Jack Kemp
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French President Jacques Chirac told participants at the failed Hague negotiations on global warming that the Kyoto Protocol, linchpin of the Third Way movement, was "the first component of an authentic global governance." With the collapse of the Hague talks, let's hope the tide is finally turning against Chirac and the Third Way global government crowd. The failure of the Kyoto negotiations in The Hague is important because that agreement was designed to put in place virtually a command-and-control system to manage energy and economic policy for the whole world. Since that system would be ruled by unelected international bureaucrats, it's no wonder Chirac invested so much political capital in successfully implementing Kyoto. Remember also that the Kyoto Protocol is Al Gore's favorite exercise in international diplomacy, something he worked long and hard to stuff down the throats of the American public, even though the treaty would require Americans to reduce emissions by 5 percent below 1990 levels. Independent studies show that would cost the United States up to $300 billion a year, drive up gas prices as much as 65 cents, and hurt minority and low-income households the most, consigning the poor to perpetual poverty. The whole idea of Chirac-Gore globalism is to leave important decisions to a self-appointed elite of experts and opinion makers, not to the popular will of any nation. Too bad that elite doesn't pay attention to sound science, either. Dr. Richard Courtney of the European Science and Environment Forum points out that "measured" global warming is confined to areas with sparse temperature data, and that U.N. estimates of climate change can't distinguish man-made change from natural variability in climate. "Whatever that is, it is not science," Courtney says. The Kyoto setback may be a leading indicator of a change in the wind, but it's far from the only one. Kyoto lost credibility in the wake of fuel-price increases that hit both the United States and Europe this summer, with the United Kingdom disrupted by protests against outrageous gas prices. Since higher fuel costs are the key to any Kyoto-style accord, the political message was loud and clear: The hypothetical risks of global warming, resting on shaky science at best, just aren't worth sacrificing a political career. This is particularly true in the developed nations since, as James Glassman points out, "There was no serious discussion (in The Hague) about developing nations - even though nine of the top 20 emitters of carbon dioxide (including No. 2 China and No. 6 India) are exempt from the treaty." Ironically the trend in Europe this year was toward tax cuts, not just in the United Kingdom (where the Blair government threw fuel tax protestors a very small bone by freezing rates) but in France, Germany, Italy and Russia. Tony Blair's ambivalence over the tax issue has given the Tories a new lease on life, and despite the close election, the tax issue clearly gave President-elect George Bush an edge: ABC News reported that Bush had a 62 percent lead among the 15 percent of voters who saw taxes as the No. 1 issue. With Kyoto in trouble, the global-warming crowd is falling back to their original preference for direct taxes on energy use. Gore pushed for a comprehensive energy tax in 1993, and now James Hammitt of the Harvard Center for Risk Analysis writes in the Washington Post that "A simpler and surer approach (than Kyoto) is a national tax on carbon dioxide and other greenhouse gases." Similarly, Gregg Easterbrook, one of the more nonideological proponents of global-warming theory, told the PBS "Newshour" that "The United States certainly could benefit from higher energy taxes." That same day Paul Krugman said in The New York Tiimes that "The most straightforward policy would be an across-the-board carbon tax." Bad ideas never die, but they will fade away and lose currency if politicians are forced to respond to the legitimate concerns of an informed public. For high energy prices and fuel taxes that may be starting to happen. For other major items on the global government agenda, like cross-border collusion on antitrust actions, regulation of biotechnology and international environmental regulation, the political learning curve is not so far advanced. For that reason alone, those of us who cherish freedom, limited government and American sovereignty can't afford to relax.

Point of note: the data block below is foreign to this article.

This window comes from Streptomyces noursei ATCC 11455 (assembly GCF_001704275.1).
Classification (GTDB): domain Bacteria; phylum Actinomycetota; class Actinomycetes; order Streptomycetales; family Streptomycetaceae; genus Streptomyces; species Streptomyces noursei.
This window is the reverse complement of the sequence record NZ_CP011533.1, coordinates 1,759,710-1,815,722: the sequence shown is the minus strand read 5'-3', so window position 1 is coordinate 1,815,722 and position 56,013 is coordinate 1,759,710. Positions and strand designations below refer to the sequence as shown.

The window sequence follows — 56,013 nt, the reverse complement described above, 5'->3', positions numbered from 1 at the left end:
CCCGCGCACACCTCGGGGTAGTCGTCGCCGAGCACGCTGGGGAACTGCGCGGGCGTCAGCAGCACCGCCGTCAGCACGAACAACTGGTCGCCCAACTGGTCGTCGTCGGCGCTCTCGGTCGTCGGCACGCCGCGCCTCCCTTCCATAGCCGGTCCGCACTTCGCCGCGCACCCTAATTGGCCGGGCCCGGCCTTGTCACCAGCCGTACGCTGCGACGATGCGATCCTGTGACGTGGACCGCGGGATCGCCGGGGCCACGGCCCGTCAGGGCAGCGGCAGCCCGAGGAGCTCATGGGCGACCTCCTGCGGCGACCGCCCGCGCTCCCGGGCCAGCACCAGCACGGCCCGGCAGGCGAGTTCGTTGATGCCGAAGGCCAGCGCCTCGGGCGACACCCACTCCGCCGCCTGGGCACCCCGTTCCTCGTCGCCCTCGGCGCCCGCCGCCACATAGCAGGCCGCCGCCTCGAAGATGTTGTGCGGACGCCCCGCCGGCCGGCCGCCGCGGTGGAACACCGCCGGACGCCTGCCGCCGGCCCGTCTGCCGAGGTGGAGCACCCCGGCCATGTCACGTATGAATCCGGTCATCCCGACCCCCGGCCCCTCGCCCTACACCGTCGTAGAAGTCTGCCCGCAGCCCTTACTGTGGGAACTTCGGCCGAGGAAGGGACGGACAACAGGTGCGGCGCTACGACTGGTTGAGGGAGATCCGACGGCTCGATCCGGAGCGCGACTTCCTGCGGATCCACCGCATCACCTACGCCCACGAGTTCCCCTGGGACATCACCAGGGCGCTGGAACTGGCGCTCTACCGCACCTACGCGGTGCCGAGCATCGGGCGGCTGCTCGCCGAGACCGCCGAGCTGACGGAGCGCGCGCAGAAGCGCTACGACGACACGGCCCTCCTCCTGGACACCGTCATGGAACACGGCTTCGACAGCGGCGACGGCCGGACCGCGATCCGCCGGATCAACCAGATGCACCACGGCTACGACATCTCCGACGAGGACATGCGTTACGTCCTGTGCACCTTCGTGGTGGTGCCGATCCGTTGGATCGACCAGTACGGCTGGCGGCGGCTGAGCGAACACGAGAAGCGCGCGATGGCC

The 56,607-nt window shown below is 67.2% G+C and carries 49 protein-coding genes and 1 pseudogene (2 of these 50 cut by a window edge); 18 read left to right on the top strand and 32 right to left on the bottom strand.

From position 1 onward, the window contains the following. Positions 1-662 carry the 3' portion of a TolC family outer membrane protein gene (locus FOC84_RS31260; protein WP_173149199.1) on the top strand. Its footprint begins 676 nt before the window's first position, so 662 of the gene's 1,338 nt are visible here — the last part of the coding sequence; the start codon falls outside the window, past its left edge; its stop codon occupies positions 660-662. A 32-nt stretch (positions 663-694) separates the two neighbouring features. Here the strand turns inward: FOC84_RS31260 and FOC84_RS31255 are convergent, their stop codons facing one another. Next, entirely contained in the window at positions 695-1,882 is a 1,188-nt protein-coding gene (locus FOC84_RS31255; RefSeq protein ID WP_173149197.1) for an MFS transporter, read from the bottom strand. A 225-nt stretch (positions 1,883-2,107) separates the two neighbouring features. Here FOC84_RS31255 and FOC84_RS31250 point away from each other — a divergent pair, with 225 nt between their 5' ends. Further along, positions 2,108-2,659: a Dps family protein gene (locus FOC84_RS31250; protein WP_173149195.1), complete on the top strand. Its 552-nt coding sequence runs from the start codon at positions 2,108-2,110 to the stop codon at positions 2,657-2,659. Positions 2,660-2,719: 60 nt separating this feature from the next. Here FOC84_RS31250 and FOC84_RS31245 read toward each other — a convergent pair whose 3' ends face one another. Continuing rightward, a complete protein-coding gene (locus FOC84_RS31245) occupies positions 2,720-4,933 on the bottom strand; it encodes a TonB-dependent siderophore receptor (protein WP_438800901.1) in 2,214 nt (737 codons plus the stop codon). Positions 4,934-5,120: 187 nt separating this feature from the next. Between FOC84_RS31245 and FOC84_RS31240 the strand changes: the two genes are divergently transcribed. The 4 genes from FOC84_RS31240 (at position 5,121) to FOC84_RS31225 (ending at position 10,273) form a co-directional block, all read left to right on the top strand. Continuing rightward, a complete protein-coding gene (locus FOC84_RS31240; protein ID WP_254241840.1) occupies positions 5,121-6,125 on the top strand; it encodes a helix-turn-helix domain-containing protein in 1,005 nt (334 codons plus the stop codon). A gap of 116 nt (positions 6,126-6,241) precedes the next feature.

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Jack Kemp

Jack Kemp is Founder and Chairman of Kemp Partners and a contributing columnist to Townhall.com.
 
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